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FEES AND REBATES
Publications
Belt and Suspenders and More: The Incremental Impact of Energy Efficiency Subsidies in the Presence of Existing Policy Instruments
Sebastien Houde, Joseph E. Aldy
RFF Discussion Paper 14-34 | September 2014
 
Private Access Fees and Congestion: Is There a Role for Government After All?
Stephen W. Salant, Nathan Seegert
RFF Discussion Paper 14-26 | August 2014
 
The Initial Incidence of a Carbon Tax across Income Groups
Roberton C. Williams III, Hal Gordon, Dallas Burtraw, Jared Carbone, Richard D. Morgenstern
RFF Discussion Paper 14-24 | August 2014
 
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Events
Subtopic: Fees and Rebates 
Comprehensive Tax Reform and Climate Policy 
February 27, 2013
Event Type: Seminar
Related Topics: Climate, International, Policy and Analysis
 
Fiscal Reform and Climate Protection: Considering a U.S. Carbon Tax 
October 18, 2011
Event Type: Conference
Related Topics: Climate, Energy, Policy and Analysis
 
Development Aspects of Climate Change Policies of OECD Countries 
May 5, 2009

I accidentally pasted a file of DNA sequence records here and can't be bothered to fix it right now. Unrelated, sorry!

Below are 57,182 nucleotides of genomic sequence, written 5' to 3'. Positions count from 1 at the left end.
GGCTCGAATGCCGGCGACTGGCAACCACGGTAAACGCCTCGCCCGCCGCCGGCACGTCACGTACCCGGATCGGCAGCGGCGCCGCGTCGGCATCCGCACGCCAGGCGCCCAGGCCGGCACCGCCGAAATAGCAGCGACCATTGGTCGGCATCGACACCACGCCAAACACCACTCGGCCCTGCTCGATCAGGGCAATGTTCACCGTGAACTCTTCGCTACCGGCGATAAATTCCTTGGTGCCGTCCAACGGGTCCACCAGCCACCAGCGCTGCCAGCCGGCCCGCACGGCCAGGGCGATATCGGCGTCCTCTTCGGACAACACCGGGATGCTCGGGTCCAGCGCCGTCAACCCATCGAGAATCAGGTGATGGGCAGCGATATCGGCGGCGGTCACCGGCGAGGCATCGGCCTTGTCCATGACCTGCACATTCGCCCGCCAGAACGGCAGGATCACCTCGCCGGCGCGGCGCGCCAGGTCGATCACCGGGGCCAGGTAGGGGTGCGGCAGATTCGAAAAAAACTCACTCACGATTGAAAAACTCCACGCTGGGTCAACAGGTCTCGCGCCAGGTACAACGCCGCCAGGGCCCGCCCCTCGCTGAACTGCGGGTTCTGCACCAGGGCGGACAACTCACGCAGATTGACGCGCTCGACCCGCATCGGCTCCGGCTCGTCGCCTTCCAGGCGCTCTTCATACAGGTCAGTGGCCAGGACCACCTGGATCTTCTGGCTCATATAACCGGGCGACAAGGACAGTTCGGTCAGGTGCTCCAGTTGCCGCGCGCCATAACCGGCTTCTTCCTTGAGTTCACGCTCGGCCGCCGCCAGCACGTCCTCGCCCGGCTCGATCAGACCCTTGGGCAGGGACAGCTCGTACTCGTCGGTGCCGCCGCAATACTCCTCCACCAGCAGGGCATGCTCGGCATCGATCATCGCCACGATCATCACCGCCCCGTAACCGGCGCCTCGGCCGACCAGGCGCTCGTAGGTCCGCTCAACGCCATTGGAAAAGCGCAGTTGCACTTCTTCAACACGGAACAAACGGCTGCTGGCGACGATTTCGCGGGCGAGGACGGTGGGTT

Event Type: Conference
Related Topics: Climate, Policy and Analysis, Development and Environment, International
 
  
Features
Resources Magazine: Ensuring Competitiveness under a US Carbon Tax
Tax exemptions, industry rebates, and border tax adjustments can help protect the competitiveness of industries affected by a carbon tax, but they are not equally efficient at achieving economic and environmental goals. In the latest issue of Resources, RFF scholars Carolyn Fischer, Richard Morgenstern, and Nathan Richardson examine the issues.
Policy Options for Addressing Carbon Tax Impacts to Households
Carbon pricing remains the strongest option for reducing greenhouse gas emissions and mitigating climate change. But such a policy still faces serious political hurdles in part because of the perception that a carbon tax would most negatively impact the poor. Clayton Munnings and Daniel Morris address the potential of a carbon tax to actually be progressive in a new RFF issue brief.
Price Breaks and Priuses
Government tax incentives helped drive U.S. sales of hybrid cars, but with the credits due to expire in 2010, RFF Fellow Shanjun Li asks whether they still make sense.
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